The Bird Still Flies High

In the fall of 2000, a friend introduced me to a relatively unknown renegade theatre troupe called Late Night Theatre. Since it was housed in an old porno theatre in a semi-rundown part of town, just going there provided a naughty thrill. Men lined up at the women’s restroom to feel the gaudy velvet wallpaper, people waited to sit in the newly installed seats (finished just hours before), and intermission featured a raffle of authentic, vintage, 35mm 1970’s porn.
Those who were around at that time will remember that the play that Late Night Theatre produced was The Birds, a scandalously funny and irreverent send-up of the classic Hitchcock horror film. It was the first play I had ever seen that made me laugh so hard that I actually cried. And it was arguably the first play that made Late Night Theatre the Kansas City icon that it is today.
The Birds was not Late Night Theatre’s first show. No, they had already been around for several years, putting on shows where they could find space, whether in somebody’s apartment living room or during unused times at the Unicorn Theatre. But The Birds is the show that put the company on the map; even though the plucky theatre troupe had to find several other homes after that lovely house of sin, it continued to increase its reputation, not to mention its cadre of loyal fans.
So now, ten years later, the Late Night Theatre has decided to resurrect their classic show, which will be playing until the end of May in their now permanent (hopefully) home on Grand Street.
Like most of the group’s more brilliant (yes, I said brilliant) shows, The Birds is best appreciated by those who have seen the movie upon which it is based. The movie is told—in condensed form—with an almost “pop-up video” feel. Alfred Hitchcock himself (played by Bill Pelletier) breaks into the show at various points to provide some background comment or bit of trivia—almost like the commentary track of a DVD. As the show progresses, the actors also break out of character to offer their own viewpoints on the filming.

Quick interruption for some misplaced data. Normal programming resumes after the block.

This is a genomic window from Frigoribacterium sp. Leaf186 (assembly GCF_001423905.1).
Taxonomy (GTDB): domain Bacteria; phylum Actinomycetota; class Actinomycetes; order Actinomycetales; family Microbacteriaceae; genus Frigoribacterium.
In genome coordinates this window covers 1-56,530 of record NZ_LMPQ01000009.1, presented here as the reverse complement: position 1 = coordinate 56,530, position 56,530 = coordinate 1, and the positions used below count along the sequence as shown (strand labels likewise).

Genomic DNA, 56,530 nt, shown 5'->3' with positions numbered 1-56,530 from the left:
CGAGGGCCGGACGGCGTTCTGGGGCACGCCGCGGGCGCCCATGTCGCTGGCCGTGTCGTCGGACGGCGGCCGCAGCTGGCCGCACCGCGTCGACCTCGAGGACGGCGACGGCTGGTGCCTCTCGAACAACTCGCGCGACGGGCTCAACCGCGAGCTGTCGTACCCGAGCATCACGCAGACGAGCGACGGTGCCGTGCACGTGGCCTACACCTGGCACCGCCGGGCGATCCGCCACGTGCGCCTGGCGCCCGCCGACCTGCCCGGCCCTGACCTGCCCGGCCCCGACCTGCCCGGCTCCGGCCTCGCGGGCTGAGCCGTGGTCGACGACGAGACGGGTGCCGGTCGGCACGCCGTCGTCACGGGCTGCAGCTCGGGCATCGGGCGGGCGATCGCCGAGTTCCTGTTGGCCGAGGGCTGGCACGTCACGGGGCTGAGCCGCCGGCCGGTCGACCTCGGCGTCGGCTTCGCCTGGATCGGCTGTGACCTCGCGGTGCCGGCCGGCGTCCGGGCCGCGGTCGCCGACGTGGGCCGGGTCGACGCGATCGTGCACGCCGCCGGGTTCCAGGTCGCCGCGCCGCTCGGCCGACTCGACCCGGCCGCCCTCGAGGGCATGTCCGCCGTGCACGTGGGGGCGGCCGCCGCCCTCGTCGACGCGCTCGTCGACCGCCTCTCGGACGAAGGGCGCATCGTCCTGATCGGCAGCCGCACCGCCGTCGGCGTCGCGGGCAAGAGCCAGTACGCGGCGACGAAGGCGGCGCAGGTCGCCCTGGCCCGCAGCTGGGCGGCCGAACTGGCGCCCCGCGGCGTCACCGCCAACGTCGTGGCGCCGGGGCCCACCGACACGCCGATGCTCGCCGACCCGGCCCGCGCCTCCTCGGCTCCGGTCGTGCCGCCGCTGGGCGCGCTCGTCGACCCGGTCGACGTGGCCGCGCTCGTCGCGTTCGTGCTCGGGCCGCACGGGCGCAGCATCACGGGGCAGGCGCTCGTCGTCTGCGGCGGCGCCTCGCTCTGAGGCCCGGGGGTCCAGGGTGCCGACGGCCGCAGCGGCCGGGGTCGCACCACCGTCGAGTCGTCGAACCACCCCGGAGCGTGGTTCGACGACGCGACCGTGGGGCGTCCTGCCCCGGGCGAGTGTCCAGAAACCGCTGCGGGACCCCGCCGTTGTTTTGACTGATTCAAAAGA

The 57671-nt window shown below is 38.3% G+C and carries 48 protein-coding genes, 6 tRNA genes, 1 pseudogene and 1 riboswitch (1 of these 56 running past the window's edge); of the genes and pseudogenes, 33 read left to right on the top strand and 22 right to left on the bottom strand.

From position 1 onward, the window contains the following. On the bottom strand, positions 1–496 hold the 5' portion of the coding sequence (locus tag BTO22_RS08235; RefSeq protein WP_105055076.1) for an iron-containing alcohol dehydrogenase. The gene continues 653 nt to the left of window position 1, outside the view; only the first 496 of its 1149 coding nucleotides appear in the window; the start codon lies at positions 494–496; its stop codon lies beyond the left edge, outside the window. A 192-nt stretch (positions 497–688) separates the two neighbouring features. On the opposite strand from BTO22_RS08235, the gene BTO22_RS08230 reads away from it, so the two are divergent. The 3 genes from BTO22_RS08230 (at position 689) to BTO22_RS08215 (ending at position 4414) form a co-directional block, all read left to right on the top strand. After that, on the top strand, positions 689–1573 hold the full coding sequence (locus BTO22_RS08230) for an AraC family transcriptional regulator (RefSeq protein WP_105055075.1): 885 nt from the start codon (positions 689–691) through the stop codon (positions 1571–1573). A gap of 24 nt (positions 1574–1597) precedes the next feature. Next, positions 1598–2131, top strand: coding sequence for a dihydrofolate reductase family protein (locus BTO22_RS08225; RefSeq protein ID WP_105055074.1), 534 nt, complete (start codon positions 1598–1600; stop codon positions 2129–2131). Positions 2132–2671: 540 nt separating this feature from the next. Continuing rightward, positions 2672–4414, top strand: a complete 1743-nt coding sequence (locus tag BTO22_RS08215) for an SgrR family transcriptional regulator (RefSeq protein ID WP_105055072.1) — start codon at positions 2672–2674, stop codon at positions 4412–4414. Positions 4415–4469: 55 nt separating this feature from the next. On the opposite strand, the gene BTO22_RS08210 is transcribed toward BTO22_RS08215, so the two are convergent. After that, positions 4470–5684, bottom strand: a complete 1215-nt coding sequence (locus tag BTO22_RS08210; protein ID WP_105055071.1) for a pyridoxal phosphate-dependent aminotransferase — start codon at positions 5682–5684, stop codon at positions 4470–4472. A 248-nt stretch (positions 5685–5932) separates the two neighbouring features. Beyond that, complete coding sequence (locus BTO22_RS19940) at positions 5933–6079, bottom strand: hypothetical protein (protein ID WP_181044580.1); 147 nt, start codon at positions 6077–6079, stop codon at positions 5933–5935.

Here a note of explanation is in order. The actors in the play do not just portray the characters in the film. No, they portray the actual actors who become the characters in the movie. Get it? For example, one of the original film’s characters, Lydia, was played by a young Jessica Tandy. So Late Night actor Ray Ettinger plays an ego-driven Jessica Tandy playing the character of Lydia. As the play goes on, Tandy takes many opportunities to break from her film role to remind everyone of the awards she has won throughout her career.
While the first act focuses more or less on the movie’s plot (with the aforementioned trivia breaks), the second act ascends to a more abstract meta-level, in which the process of making the movie takes as much of the limelight as the movie itself. The actors playing the roles begin falling apart; Tippi Hedren (played by Ron Megee), who plays the lead female role of Melanie, lets her ditzy side get the better of her, and every other actor reaches the end of his or her own rope. It all adds up to a bizarrely surreal comedy experience that underscores the genius of a small group of actors who work with a small budget and an even smaller performance space.
If you’re one of the lucky fans who were there for the first performance of this classic piece of theatre, it’s fun to visit it again and see most of the main roles being reprised by the original actors (they even use the original video, shot for the first production). If, however, you have yet to experience the fun lunacy of this gender-bending satirical group, this is the perfect “doorway drug” to get introduced. After all, it’s the show that got me hooked.

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